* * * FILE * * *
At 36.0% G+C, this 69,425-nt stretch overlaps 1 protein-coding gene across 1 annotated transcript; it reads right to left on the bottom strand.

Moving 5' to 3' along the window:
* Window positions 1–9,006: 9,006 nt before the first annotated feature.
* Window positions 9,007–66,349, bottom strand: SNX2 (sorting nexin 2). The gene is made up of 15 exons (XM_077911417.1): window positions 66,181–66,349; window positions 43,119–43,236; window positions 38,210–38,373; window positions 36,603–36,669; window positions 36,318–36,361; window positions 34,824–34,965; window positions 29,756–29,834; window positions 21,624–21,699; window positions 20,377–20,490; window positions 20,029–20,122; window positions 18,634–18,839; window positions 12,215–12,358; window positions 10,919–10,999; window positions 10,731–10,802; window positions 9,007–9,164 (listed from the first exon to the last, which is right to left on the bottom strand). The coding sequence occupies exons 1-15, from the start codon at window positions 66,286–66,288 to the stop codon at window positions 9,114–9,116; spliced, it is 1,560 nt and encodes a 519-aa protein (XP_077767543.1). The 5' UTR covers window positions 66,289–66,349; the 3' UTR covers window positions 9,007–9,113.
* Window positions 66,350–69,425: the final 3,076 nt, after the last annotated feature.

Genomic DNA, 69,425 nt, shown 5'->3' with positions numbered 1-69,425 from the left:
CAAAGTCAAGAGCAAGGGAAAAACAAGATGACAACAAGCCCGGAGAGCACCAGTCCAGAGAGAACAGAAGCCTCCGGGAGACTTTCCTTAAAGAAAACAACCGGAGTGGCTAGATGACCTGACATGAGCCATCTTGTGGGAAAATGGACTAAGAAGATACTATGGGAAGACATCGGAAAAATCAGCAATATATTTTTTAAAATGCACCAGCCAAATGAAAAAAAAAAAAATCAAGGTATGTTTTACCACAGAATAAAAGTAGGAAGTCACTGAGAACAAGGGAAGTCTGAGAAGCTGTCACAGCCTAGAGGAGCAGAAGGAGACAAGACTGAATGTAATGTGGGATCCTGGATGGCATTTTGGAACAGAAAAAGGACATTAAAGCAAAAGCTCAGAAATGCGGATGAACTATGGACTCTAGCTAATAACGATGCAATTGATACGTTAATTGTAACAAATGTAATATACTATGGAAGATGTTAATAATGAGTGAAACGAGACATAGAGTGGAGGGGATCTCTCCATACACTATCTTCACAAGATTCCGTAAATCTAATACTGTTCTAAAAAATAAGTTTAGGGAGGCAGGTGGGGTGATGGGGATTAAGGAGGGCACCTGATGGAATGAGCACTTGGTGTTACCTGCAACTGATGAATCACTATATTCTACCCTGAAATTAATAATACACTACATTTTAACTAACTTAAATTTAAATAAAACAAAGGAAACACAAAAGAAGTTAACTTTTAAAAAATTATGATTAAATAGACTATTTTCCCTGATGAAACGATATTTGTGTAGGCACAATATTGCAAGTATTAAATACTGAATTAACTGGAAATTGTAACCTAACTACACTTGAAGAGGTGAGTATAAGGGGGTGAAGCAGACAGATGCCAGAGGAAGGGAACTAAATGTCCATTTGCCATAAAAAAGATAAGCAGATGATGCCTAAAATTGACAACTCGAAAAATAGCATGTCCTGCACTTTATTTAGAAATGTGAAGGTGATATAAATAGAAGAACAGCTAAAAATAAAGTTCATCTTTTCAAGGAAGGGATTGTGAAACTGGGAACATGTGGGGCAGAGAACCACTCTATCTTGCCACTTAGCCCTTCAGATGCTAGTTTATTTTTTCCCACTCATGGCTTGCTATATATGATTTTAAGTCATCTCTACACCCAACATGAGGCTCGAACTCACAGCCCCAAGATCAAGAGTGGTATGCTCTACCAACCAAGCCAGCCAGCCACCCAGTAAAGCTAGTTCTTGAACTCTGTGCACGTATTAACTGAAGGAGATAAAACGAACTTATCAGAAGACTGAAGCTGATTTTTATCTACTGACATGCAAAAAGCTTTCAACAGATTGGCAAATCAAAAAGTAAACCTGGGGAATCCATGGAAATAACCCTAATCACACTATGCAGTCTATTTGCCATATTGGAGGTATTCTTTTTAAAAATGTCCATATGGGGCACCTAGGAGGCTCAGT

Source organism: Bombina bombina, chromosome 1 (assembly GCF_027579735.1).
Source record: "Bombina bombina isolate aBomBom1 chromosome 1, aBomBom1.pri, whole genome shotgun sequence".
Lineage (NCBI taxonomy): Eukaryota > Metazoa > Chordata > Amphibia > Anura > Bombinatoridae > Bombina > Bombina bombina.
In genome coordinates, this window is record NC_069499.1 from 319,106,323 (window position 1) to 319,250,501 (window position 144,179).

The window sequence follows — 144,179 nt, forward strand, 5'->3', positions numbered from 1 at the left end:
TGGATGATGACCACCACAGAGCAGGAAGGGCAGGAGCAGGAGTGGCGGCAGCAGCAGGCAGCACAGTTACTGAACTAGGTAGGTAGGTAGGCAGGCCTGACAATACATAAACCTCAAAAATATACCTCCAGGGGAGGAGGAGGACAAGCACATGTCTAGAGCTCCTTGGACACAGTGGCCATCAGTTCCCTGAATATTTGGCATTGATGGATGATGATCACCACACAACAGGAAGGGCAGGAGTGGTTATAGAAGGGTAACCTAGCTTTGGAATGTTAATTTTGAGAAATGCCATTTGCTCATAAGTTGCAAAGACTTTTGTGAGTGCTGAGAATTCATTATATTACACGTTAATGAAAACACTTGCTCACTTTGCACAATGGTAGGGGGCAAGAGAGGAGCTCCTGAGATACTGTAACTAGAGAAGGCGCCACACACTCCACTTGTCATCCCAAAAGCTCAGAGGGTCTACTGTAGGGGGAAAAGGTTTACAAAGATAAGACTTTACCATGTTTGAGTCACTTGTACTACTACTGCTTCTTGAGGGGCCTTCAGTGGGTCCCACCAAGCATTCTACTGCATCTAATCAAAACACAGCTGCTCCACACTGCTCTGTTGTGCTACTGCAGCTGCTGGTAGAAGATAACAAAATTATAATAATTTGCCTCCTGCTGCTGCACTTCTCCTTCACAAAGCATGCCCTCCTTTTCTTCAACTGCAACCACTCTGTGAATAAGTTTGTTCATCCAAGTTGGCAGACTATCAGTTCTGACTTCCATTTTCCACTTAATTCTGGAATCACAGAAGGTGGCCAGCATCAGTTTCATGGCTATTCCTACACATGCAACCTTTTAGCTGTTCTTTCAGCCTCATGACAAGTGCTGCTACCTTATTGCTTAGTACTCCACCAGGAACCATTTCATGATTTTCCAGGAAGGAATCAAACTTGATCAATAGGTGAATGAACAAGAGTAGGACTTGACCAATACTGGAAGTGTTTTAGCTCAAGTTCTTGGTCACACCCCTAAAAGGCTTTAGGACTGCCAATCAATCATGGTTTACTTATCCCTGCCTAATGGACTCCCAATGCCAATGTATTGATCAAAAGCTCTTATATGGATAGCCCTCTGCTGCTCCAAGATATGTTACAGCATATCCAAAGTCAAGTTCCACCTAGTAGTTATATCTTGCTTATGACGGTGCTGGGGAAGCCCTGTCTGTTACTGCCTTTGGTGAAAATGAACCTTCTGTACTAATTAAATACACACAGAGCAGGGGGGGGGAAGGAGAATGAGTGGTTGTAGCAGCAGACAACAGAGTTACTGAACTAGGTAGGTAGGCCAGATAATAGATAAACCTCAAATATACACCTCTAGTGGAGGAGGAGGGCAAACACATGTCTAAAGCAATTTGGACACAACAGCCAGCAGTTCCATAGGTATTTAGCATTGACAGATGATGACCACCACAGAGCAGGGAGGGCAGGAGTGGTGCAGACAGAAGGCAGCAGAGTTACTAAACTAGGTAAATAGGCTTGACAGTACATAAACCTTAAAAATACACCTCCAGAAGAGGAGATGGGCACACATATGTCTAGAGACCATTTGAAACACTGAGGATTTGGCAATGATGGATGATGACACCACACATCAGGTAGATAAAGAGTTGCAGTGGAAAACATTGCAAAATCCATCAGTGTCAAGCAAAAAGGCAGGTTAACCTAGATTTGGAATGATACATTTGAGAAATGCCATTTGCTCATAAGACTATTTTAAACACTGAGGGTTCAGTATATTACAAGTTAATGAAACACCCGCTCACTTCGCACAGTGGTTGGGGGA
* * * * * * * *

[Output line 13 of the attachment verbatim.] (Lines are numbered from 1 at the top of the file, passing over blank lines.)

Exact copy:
TGGATGATGACCACCACAGAGCAGGAAGGGCAGGAGCAGGAGTGGCGGCAGCAGCAGGCAGCACAGTTACTGAACTAGGTAGGTAGGTAGGCAGGCCTGACAATACATAAACCTCAAAAATATACCTCCAGGGGAGGAGGAGGACAAGCACATGTCTAGAGCTCCTTGGACACAGTGGCCATCAGTTCCCTGAATATTTGGCATTGATGGATGATGATCACCACACAACAGGAAGGGCAGGAGTGGTTATAGAAGGGTAACCTAGCTTTGGAATGTTAATTTTGAGAAATGCCATTTGCTCATAAGTTGCAAAGACTTTTGTGAGTGCTGAGAATTCATTATATTACACGTTAATGAAAACACTTGCTCACTTTGCACAATGGTAGGGGGCAAGAGAGGAGCTCCTGAGATACTGTAACTAGAGAAGGCGCCACACACTCCACTTGTCATCCCAAAAGCTCAGAGGGTCTACTGTAGGGGGAAAAGGTTTACAAAGATAAGACTTTACCATGTTTGAGTCACTTGTACTACTACTGCTTCTTGAGGGGCCTTCAGTGGGTCCCACCAAGCATTCTACTGCATCTAATCAAAACACAGCTGCTCCACACTGCTCTGTTGTGCTACTGCAGCTGCTGGTAGAAGATAACAAAATTATAATAATTTGCCTCCTGCTGCTGCACTTCTCCTTCACAAAGCATGCCCTCCTTTTCTTCAACTGCAACCACTCTGTGAATAAGTTTGTTCATCCAAGTTGGCAGACTATCAGTTCTGACTTCCATTTTCCACTTAATTCTGGAATCACAGAAGGTGGCCAGCATCAGTTTCATGGCTATTCCTACACATGCAACCTTTTAGCTGTTCTTTCAGCCTCATGACAAGTGCTGCTACCTTATTGCTTAGTACTCCACCAGGAACCATTTCATGATTTTCCAGGAAGGAATCAAACTTGATCAATAGGTGAATGAACAAGAGTAGGACTTGACCAATACTGGAAGTGTTTTAGCTCAAGTTCTTGGTCACACCCCTAAAAGGCTTTAGGACTGCCAATCAATCATGGTTTACTTATCCCTGCCTAATGGACTCCCAATGCCAATGTATTGATCAAAAGCTCTTATATGGATAGCCCTCTGCTGCTCCAAGATATGTTACAGCATATCCAAAGTCAAGTTCCACCTAGTAGTTATATCTTGCTTATGACGGTGCTGGGGAAGCCCTGTCTGTTACTGCCTTTGGTGAAAATGAACCTTCTGTACTAATTAAATACACACAGAGCAGGGGGGGGGAAGGAGAATGAGTGGTTGTAGCAGCAGACAACAGAGTTACTGAACTAGGTAGGTAGGCCAGATAATAGATAAACCTCAAATATACACCTCTAGTGGAGGAGGAGGGCAAACACATGTCTAAAGCAATTTGGACACAACAGCCAGCAGTTCCATAGGTATTTAGCATTGACAGATGATGACCACCACAGAGCAGGGAGGGCAGGAGTGGTGCAGACAGAAGGCAGCAGAGTTACTAAACTAGGTAAATAGGCTTGACAGTACATAAACCTTAAAAATACACCTCCAGAAGAGGAGATGGGCACACATATGTCTAGAGACCATTTGAAACACTGAGGATTTGGCAATGATGGATGATGACACCACACATCAGGTAGATAAAGAGTTGCAGTGGAAAACATTGCAAAATCCATCAGTGTCAAGCAAAAAGGCAGGTTAACCTAGATTTGGAATGATACATTTGAGAAATGCCATTTGCTCATAAGACTATTTTAAACACTGAGGGTTCAGTATATTACAAGTTAATGAAACACCCGCTCACTTCGCACAGTGGTTGGGGGA